A four-day-long strike by Burgerville employees came to an end Sunday when the Burgerville Workers Union said management agreed to renegotiate wage contracts. But another strike could be imminent.

The union and company executives are scheduled to meet for another bargaining session on November 5, and the BVWU says it is ready to go on strike again if management does not present a better wage offer.

In a statement Monday, Burgerville said it would not renegotiate wages with the union, but that it would discuss "the criteria by which employees move up the pay scale."

"Burgerville has clearly communicated to the union during bargaining sessions—including the 10/25 session," the company said, "that the recently announced wage increase for all crew members is the company's last, best and final offer."

The company is offering a $1 an hour wage for employees at all 41 stores. Workers say that's just an expedited effort to meet state-mandated minimum wage requirements.

Employees at four unionized Burgerville stores in Portland walked off the job on Oct. 23. The BVWU also organized pickets at the company headquarters in Vancouver, Wash., and at Portland Burgerville stores during the strike.

Mangement claimed in a statement on Oct. 27, when the strike ended, that "all 41 restaurants remained open during the strike." That was only partially true. On Oct. 25, WW observed that during a BVWU picket at the chain's Montavilla location, the company closed the store's dining room at around 12:40 pm so that it was only serving customers at the drive-thru. The strike's successful disruption of business suggests that the economic impact of the protests could be larger than the company is letting on.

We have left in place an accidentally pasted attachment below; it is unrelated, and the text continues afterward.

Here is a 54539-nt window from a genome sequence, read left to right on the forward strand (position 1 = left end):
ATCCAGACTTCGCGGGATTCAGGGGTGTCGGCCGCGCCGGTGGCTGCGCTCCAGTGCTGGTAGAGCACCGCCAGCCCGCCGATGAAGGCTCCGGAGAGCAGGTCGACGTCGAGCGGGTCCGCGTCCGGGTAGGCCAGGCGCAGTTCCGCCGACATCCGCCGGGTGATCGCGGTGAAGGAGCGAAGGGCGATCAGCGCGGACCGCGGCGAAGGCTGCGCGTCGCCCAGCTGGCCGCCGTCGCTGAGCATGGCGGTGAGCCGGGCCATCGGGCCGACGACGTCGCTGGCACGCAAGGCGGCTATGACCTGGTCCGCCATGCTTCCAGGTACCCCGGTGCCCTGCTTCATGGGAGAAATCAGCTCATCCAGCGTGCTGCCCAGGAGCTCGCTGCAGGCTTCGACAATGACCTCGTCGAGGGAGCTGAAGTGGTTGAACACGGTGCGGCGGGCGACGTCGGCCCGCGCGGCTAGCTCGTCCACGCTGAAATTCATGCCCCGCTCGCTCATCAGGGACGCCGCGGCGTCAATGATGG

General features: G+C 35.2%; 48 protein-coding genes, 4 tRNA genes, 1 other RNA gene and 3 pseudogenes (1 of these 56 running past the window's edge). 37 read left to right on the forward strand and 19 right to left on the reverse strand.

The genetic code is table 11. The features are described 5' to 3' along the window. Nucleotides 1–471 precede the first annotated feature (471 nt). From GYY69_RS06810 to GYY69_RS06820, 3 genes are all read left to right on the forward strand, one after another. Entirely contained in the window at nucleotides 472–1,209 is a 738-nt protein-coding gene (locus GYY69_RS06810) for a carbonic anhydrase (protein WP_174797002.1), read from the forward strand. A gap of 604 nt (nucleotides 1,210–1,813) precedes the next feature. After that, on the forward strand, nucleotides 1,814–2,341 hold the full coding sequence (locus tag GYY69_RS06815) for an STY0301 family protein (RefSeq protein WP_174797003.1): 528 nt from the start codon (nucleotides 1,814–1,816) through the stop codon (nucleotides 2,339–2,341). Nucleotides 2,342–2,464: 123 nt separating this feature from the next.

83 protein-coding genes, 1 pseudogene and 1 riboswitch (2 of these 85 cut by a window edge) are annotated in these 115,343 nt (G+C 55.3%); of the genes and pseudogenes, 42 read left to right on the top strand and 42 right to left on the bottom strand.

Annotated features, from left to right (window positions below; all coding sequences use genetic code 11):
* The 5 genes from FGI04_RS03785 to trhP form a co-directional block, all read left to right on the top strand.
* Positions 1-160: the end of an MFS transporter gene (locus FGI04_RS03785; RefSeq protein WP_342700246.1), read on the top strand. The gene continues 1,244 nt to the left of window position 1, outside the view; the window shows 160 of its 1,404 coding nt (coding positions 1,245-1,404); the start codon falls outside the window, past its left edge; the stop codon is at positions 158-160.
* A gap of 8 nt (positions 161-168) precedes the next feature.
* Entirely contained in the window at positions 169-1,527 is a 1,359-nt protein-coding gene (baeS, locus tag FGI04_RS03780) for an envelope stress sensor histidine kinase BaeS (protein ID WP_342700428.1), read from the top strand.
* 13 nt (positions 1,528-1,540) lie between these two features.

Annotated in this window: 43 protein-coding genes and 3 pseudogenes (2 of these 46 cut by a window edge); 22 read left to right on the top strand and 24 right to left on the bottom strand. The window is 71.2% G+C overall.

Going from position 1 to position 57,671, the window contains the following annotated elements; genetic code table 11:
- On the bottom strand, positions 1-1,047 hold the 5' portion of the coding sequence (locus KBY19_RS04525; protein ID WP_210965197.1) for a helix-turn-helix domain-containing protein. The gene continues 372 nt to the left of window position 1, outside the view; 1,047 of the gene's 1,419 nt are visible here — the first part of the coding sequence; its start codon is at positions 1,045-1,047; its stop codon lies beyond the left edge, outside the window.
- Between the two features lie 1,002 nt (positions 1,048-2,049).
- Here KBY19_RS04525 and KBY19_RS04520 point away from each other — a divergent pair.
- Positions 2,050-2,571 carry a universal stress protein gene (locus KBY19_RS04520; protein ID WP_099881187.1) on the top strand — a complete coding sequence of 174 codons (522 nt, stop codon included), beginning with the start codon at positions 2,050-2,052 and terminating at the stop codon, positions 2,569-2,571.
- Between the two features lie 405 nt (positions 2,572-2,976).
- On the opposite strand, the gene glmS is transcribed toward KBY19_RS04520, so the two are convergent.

(Justin Katigbak)
(Justin Katigbak)

"Burgerville corporate is not coming to an agreement with us on the contract and it's been 18 months since we've been fighting this," Betty Buchanan, a worker at the Montavilla Burgerville told WW during the protest. "We're all the backbone of the company. Without us, the company can't run. I'm here to prove a point to all businesses that we have the right to speak our mind and get what we need to be able to survive and not live paycheck to paycheck."

Observers respond to the picket on Friday with varying degrees of support. Some people honked and gave thumbs up. Others yelled, "Get a real job."

At around 12:50 pm, three Portland police officers arrived to meet with the company representative on site. That rep declined an interview with WW.

A handful of Antifa members also showed up in support of the BVWU.

"The Union's fight for a living wage and a fair contract will continue," the BVWU said in a statement. "Until then, the BVWU asks the Portland community to continue supporting workers by boycotting Burgerville and turning out to future events."